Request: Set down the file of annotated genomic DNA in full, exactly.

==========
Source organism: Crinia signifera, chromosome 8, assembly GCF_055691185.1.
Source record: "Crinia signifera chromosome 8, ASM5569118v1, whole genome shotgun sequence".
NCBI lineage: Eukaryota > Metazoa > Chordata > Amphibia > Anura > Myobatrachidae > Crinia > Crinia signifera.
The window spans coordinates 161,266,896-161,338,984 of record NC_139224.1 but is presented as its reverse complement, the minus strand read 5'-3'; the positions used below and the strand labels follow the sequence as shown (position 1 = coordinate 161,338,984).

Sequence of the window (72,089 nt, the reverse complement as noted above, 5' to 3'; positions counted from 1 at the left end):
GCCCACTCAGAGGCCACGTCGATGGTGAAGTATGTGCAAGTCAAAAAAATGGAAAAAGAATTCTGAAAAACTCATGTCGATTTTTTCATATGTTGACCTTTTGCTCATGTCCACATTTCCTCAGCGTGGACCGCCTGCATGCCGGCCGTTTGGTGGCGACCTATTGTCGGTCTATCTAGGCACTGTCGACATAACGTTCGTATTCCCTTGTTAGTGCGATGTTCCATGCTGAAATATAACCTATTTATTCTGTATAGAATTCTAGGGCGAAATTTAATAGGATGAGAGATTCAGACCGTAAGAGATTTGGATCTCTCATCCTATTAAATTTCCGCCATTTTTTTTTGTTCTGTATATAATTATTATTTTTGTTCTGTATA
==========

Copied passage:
Source organism: Crinia signifera, chromosome 8, assembly GCF_055691185.1.
Source record: "Crinia signifera chromosome 8, ASM5569118v1, whole genome shotgun sequence".
NCBI lineage: Eukaryota > Metazoa > Chordata > Amphibia > Anura > Myobatrachidae > Crinia > Crinia signifera.
The window spans coordinates 161,266,896-161,338,984 of record NC_139224.1 but is presented as its reverse complement, the minus strand read 5'-3'; the positions used below and the strand labels follow the sequence as shown (position 1 = coordinate 161,338,984).

Sequence of the window (72,089 nt, the reverse complement as noted above, 5' to 3'; positions counted from 1 at the left end):
GCCCACTCAGAGGCCACGTCGATGGTGAAGTATGTGCAAGTCAAAAAAATGGAAAAAGAATTCTGAAAAACTCATGTCGATTTTTTCATATGTTGACCTTTTGCTCATGTCCACATTTCCTCAGCGTGGACCGCCTGCATGCCGGCCGTTTGGTGGCGACCTATTGTCGGTCTATCTAGGCACTGTCGACATAACGTTCGTATTCCCTTGTTAGTGCGATGTTCCATGCTGAAATATAACCTATTTATTCTGTATAGAATTCTAGGGCGAAATTTAATAGGATGAGAGATTCAGACCGTAAGAGATTTGGATCTCTCATCCTATTAAATTTCCGCCATTTTTTTTTGTTCTGTATATAATTATTATTTTTGTTCTGTATA